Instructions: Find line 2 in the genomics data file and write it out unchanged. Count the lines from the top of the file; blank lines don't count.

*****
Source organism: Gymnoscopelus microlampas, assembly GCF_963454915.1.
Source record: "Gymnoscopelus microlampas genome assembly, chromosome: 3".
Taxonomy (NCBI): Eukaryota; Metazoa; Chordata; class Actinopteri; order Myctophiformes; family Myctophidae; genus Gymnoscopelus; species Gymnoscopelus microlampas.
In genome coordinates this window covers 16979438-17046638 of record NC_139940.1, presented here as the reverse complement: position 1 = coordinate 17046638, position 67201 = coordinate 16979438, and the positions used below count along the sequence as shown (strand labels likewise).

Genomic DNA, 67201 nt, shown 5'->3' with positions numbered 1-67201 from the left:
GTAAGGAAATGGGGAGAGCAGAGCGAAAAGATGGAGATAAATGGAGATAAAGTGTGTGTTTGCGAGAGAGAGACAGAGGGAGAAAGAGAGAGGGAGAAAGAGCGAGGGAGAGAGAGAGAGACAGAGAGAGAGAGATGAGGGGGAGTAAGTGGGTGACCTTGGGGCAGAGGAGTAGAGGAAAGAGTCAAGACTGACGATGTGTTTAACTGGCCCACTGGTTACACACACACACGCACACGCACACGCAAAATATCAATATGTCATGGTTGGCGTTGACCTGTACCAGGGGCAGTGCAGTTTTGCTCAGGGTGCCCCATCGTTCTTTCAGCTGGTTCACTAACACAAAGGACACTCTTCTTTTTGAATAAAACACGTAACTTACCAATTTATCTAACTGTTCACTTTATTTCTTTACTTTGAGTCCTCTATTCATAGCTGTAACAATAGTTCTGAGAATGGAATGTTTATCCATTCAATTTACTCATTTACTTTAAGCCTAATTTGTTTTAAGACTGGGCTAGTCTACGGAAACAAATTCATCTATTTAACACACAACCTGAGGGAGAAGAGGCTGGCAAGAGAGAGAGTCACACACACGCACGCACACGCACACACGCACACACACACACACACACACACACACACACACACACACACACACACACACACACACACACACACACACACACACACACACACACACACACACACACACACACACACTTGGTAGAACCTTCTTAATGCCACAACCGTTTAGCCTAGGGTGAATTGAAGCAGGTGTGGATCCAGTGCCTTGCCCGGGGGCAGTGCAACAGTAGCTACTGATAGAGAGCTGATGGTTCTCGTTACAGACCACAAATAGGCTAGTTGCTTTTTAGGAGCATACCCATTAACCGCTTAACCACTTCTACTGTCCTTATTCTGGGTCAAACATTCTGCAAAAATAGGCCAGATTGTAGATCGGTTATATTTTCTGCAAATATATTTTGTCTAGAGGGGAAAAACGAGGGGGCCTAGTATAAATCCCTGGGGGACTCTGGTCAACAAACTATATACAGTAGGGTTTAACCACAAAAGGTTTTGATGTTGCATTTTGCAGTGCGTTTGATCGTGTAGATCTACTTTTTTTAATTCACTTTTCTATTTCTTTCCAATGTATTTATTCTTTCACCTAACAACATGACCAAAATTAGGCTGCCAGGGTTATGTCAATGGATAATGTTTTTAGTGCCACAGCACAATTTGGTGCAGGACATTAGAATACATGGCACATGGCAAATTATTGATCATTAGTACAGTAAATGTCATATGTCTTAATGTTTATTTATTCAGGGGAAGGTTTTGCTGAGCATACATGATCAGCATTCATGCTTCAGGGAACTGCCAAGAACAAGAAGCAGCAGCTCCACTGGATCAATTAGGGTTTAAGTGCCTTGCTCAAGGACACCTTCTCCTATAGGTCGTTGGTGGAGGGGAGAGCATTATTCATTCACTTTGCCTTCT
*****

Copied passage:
Source record: "Gymnoscopelus microlampas genome assembly, chromosome: 3".